October 12, 2011
If the economic blockade organised by the Sadar Hills District Demand Committee (SHDDC) is to continue further, it has the potential to develop into an ethnic conflict in Manipur. The SHDDC, has been organising a blockade of national highways 2 and 37 since the past 72 days. The two highways are the lifeline of the state’s economy and the blockade has literally chocked the state out of its fragile economic life. The two highways, the jugular veins of the state’s economic life are preferred targets of protesters inside and outside Manipur. It is reported that the state government is yet to find an amicable solution to the problem.
SHDDC has been spearheading the demand to convert Sadar Hills into a full-fledged district, a demand allegedly pending since 1992. On the contrary, Naga outfits and Naga political parties, like the United Naga Council (UNC) are also agitating against the possible division of what they consider as ‘Naga areas’, should the new districts are formed. Indeed, it is for the government and the protesting parties to find a solution to the issue. However, that does not mean that the state administration can absolve itself from its responsibility of attending to the daily needs of the ordinary citizens who find life miserable in Manipur.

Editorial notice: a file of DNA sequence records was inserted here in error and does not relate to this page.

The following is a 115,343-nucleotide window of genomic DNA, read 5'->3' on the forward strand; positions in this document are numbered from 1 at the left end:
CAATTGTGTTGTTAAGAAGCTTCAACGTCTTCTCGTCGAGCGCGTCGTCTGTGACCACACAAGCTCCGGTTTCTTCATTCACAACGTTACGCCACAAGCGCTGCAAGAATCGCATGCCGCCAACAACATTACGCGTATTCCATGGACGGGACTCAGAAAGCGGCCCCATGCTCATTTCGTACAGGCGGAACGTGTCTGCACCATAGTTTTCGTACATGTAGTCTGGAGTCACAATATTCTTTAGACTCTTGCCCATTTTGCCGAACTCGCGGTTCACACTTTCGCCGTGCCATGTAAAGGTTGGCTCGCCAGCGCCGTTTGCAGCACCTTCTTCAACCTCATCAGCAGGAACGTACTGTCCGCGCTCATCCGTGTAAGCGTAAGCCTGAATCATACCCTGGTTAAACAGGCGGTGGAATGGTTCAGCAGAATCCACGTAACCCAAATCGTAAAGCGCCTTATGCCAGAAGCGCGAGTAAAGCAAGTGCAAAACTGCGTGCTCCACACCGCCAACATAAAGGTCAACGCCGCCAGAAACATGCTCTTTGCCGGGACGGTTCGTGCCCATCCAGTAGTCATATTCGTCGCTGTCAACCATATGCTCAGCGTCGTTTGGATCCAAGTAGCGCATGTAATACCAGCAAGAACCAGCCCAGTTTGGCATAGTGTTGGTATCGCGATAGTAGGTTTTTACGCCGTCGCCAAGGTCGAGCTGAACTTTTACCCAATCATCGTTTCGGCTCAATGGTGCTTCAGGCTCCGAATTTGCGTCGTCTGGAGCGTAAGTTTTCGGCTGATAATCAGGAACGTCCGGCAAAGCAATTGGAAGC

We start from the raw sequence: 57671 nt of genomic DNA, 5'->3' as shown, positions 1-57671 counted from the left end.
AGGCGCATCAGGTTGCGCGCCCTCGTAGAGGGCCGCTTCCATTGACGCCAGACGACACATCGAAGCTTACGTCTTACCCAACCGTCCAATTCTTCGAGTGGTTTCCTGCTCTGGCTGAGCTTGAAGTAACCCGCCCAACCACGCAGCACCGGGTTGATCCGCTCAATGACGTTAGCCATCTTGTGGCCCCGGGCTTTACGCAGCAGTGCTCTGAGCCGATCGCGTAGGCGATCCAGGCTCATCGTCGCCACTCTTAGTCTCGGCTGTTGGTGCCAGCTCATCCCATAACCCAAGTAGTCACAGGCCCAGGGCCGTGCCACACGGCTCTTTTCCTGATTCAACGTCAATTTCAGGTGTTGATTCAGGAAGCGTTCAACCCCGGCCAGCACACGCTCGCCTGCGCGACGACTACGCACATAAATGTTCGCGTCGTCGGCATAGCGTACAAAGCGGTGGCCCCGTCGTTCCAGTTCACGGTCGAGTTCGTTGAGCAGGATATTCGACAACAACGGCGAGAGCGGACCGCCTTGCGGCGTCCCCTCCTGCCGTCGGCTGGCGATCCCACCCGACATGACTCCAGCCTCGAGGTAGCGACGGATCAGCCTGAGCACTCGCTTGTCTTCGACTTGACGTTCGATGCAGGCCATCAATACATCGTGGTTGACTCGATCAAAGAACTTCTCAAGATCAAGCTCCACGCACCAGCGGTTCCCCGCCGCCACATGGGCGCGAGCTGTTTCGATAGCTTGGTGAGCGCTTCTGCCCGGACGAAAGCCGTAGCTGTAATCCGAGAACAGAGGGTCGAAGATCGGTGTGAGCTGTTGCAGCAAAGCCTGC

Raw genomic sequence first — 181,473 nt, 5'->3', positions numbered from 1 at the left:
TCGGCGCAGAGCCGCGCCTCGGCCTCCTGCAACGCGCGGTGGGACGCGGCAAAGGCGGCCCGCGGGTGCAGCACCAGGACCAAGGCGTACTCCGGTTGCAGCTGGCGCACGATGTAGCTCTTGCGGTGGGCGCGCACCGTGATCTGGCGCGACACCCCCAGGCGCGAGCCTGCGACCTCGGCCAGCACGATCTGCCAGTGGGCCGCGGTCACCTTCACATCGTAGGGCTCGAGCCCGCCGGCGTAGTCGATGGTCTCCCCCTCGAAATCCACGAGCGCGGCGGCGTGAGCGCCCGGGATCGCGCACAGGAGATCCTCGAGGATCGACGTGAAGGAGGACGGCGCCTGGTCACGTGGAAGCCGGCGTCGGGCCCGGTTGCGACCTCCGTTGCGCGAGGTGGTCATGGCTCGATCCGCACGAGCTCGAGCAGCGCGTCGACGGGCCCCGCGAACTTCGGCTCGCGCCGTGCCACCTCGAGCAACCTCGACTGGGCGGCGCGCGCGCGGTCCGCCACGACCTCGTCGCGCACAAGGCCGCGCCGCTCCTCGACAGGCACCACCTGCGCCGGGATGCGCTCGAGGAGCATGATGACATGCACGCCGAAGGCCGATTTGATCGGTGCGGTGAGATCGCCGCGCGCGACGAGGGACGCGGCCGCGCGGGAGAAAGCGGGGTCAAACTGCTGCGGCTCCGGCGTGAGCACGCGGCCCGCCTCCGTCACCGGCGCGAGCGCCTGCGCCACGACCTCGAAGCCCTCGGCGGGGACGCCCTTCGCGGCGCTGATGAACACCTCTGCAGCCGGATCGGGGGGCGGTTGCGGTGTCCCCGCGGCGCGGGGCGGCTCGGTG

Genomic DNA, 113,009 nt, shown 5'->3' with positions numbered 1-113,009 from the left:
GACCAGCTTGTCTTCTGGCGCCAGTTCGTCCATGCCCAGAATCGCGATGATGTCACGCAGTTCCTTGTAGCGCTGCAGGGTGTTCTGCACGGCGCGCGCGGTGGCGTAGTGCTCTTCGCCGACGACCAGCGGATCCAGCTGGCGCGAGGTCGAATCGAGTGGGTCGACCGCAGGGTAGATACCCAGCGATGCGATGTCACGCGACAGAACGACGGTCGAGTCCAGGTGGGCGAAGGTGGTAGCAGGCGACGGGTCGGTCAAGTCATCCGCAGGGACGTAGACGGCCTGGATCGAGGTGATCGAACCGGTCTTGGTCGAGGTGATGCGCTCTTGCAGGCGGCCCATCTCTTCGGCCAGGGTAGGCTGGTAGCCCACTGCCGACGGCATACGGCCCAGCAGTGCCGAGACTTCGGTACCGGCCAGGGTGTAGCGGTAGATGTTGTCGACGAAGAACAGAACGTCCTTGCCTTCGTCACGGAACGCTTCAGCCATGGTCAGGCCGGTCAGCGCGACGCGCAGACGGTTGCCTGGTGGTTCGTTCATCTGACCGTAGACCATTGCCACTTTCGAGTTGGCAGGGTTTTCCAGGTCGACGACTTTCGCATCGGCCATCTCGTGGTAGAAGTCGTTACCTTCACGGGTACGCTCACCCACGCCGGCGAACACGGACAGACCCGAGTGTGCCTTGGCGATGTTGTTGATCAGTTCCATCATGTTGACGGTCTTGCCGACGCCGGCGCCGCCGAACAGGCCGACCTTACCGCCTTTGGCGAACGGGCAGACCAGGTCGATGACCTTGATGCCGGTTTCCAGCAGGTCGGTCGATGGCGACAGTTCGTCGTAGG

It is reported that ordinary commodity prices in Manipur have skyrocketed since the blockade to such levels, that for instance to buy fuel, people have to pay several times the actual price. Many hospitals in the state have already stopped undertaking surgeries or even admitting patients due to the lack of medical oxygen. Commodities that trickle into the state have to be escorted with heavy security due to threats from the protesters. This not only delays movement of the commodities and affect perishable goods, but also causes a heavy dent upon the country’s and the state’s expenses, which at the end of the day is taxpayers’ money. Various factions of the protesters burned several trucks during this strike, for which the state government today has decided to pay compensation. There is no guarantee however, that no more trucks would be burned or property destroyed.
What stands out however is the apathy of the state and central government in finding means to end the present impasse. Indeed there are shortsighted political benefits by suffocating the people for everyone who have thrown their hats upon the table in Manipur. Driving the people to the verge of an ethnic conflict, which the present blockade has the potential for, given the already volatile environment in the state and in its neighbourhood, is the last curse the state and central government with the connivance of warring fractional interests could deliver to the people living in the region.
In a state like Manipur where the term ‘accountability’ and ‘responsibility’ makes no sense for its government, an ethnic violence would be additional reason for the corrupt state administration to milk more money from wherever it can in the name of security. Understanding this, it must be for the people living in the region to show their intellect and not fall prey to fractional interests.
None can save and serve a community better than the people who make it.